The exhibits—presented by companies, academic institutions and even three 16-year-old boys—included an “exoskeleton” that enables paraplegics to stand up and walk; a flexible robotic snake that can extricate people trapped in earthquakes and collapsed buildings; a helmet that can translate a person’s thoughts or facial expressions to actions; and a “waiter robot” to help the disabled that handed out pieces of matza to Obama, President Shimon Peres and Prime Minister Binyamin Netanyahu.
The exoskeleton, called ReWalk and manufactured by ARGO Medical Technologies, was invented by Dr. Amit Goffer, an alumni of the Technion-Israel Institute of Technology. A quadriplegic who was inspired to invent the device because of his personal story and experience, Goffer appeared together with IDF veteran Radi Kaiuf and US Army veteran Sgt. Theresa Hannigan—paraplegics who can now stand and walk independently with the patented ReWalk. Hannigan served during the Vietnam era and was left paralyzed two years ago as a result of a progressive autoimmune disease.
“A couple of years ago, doctors told me I would never walk again, but now thanks to this technology, I am able to do anything from standing up and hugging my family to walking a one-mile road race,” Hannigan said.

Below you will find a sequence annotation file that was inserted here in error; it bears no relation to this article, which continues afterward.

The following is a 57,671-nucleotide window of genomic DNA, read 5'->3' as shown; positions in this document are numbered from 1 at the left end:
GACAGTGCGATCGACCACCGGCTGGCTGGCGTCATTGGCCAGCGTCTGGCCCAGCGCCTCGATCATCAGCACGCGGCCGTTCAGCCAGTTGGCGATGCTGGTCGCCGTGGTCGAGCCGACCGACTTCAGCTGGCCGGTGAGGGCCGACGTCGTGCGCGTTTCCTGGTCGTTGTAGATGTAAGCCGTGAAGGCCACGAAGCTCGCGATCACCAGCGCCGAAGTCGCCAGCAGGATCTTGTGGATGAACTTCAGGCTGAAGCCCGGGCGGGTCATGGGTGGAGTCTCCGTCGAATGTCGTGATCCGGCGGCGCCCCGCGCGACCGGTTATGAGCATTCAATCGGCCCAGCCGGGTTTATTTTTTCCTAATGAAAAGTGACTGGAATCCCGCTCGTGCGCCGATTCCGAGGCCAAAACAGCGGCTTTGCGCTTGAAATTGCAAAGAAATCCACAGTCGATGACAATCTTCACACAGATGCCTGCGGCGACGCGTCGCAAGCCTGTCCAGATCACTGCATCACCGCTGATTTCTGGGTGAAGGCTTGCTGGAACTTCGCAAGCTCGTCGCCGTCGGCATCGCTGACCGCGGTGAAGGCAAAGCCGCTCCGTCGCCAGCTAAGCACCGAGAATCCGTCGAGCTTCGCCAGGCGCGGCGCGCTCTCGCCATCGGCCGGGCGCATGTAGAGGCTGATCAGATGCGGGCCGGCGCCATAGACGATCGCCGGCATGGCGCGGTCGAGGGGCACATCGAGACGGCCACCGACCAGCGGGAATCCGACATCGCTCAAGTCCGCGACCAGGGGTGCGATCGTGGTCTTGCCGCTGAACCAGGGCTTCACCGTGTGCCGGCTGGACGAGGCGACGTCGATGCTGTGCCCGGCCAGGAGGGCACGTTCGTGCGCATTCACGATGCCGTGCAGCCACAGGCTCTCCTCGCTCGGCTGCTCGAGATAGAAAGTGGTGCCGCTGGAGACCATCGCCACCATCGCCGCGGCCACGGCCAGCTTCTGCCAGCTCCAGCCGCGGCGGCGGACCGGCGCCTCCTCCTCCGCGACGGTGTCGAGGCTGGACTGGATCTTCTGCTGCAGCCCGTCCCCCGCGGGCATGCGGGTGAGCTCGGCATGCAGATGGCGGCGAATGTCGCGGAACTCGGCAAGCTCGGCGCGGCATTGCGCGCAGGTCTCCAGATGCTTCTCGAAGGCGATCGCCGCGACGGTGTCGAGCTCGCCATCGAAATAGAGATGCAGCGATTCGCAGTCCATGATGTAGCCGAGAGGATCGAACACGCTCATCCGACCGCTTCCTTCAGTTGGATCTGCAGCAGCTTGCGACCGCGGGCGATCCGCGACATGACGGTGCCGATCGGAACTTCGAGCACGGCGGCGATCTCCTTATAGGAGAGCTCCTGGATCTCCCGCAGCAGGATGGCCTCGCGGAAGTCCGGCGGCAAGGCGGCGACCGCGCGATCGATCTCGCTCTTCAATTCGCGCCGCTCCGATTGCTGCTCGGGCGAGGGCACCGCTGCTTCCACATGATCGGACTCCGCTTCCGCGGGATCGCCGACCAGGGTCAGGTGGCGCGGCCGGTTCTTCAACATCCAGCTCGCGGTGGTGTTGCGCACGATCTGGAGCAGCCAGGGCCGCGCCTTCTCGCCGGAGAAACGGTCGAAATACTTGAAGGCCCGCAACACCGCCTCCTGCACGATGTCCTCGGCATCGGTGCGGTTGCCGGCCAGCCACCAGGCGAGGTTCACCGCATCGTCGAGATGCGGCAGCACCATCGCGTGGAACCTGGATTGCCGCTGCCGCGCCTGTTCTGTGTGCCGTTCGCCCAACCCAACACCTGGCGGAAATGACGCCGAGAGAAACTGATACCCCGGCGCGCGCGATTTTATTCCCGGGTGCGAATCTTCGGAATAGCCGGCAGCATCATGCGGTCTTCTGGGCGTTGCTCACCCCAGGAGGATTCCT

The ReWalk employs technology with motorized legs that power knee and hip movement and uses subtle changes in center of gravity, mimics natural gait and provides functional walking speed. A forward tilt of the upper body is sensed by the system, which triggers the first step.
The snake robot, developed by Technion mechanical engineering Prof. Alon Wolf, contains a camera in its head and could even be miniaturized to carry out medical procedures.
Ben-Gurion University of the Negev presented Brain Network Activation, a technology developed by Dr. Amir Geva that uses a net of sensors placed on the scalp to make it possible to monitor brain activity for diagnosing malfunctions and the development of diseases, as well as assessing efficacy of treatment and rehabilitation from traumatic injury.
-www.jpost.com, 22 March 2013
This type of dazzlement is evident by most when exposed to Israel’s extraordinary technological innovations. While we too applaud Israel’s amazing technological progress, we cannot deny recognizing a shadow of danger behind it all; namely, man’s ability to at least seemingly fulfill Bible prophecy, “Then shall the lame man leap as an hart (like a deer)…” (Isaiah 35:6). From Scripture, we know that mankind will manufacture his own kingdom of peace, albeit temporary.
(For more on the signs of the times, read Are We Really Living in the Last Days?, Item 2277.)